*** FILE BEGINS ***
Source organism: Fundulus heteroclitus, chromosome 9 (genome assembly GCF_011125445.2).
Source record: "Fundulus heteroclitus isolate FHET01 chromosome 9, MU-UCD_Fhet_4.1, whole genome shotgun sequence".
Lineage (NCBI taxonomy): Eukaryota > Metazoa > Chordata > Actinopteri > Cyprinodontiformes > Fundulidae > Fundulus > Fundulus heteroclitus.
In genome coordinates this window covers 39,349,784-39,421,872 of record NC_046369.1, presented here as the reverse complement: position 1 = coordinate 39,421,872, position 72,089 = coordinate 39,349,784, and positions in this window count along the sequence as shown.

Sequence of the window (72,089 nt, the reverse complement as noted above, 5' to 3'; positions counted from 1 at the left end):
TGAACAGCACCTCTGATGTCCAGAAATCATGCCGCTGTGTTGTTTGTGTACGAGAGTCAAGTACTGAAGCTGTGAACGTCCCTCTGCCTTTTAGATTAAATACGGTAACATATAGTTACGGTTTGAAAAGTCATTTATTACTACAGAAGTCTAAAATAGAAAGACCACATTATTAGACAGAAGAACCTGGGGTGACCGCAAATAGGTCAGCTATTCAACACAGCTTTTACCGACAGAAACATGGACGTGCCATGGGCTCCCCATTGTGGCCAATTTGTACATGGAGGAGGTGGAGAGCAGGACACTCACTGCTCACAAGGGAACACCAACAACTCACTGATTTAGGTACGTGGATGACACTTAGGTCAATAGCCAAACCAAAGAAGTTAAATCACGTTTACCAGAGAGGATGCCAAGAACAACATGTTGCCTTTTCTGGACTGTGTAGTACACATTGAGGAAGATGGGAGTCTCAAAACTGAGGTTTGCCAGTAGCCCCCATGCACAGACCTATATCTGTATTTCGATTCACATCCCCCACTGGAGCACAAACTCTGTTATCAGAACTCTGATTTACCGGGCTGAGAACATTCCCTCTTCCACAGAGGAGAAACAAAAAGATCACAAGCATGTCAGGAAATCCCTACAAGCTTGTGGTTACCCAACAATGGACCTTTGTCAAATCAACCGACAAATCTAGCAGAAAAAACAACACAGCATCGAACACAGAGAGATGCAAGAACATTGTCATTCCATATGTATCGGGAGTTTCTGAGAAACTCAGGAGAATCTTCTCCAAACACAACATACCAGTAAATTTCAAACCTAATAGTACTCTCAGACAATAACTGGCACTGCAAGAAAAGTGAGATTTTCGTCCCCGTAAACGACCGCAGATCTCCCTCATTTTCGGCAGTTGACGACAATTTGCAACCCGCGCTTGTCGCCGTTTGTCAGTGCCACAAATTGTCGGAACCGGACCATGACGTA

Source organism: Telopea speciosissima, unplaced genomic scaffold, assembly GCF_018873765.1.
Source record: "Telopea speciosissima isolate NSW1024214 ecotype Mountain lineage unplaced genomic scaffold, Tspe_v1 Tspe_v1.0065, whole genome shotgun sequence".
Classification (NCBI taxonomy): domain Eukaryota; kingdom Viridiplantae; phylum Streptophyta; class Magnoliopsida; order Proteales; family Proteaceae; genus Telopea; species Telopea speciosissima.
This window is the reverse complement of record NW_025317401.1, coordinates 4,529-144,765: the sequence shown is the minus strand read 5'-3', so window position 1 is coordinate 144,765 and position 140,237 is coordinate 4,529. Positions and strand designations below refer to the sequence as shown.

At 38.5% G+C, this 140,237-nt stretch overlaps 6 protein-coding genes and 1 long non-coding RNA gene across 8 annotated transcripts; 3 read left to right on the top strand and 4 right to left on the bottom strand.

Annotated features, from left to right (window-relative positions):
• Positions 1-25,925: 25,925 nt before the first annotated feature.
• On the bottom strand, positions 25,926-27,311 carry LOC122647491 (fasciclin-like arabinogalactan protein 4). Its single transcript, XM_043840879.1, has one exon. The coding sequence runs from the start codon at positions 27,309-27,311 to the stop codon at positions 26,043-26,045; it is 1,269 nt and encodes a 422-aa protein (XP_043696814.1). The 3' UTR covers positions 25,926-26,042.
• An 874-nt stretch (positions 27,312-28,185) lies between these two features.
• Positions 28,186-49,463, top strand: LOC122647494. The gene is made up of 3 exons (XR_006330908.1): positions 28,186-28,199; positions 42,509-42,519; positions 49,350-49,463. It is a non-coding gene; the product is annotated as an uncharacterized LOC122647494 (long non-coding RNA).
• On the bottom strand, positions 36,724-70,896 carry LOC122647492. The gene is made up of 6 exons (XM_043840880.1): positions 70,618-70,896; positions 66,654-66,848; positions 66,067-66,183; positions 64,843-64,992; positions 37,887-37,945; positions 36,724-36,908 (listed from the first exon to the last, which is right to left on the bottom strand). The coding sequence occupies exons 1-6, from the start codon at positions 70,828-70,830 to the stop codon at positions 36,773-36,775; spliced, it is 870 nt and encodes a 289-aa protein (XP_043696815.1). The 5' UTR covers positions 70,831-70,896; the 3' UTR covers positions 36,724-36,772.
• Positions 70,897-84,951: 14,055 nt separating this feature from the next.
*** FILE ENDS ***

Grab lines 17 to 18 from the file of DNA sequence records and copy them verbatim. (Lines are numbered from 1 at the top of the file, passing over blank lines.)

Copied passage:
• On the bottom strand, positions 36,724-70,896 carry LOC122647492. The gene is made up of 6 exons (XM_043840880.1): positions 70,618-70,896; positions 66,654-66,848; positions 66,067-66,183; positions 64,843-64,992; positions 37,887-37,945; positions 36,724-36,908 (listed from the first exon to the last, which is right to left on the bottom strand). The coding sequence occupies exons 1-6, from the start codon at positions 70,828-70,830 to the stop codon at positions 36,773-36,775; spliced, it is 870 nt and encodes a 289-aa protein (XP_043696815.1). The 5' UTR covers positions 70,831-70,896; the 3' UTR covers positions 36,724-36,772.
• Positions 70,897-84,951: 14,055 nt separating this feature from the next.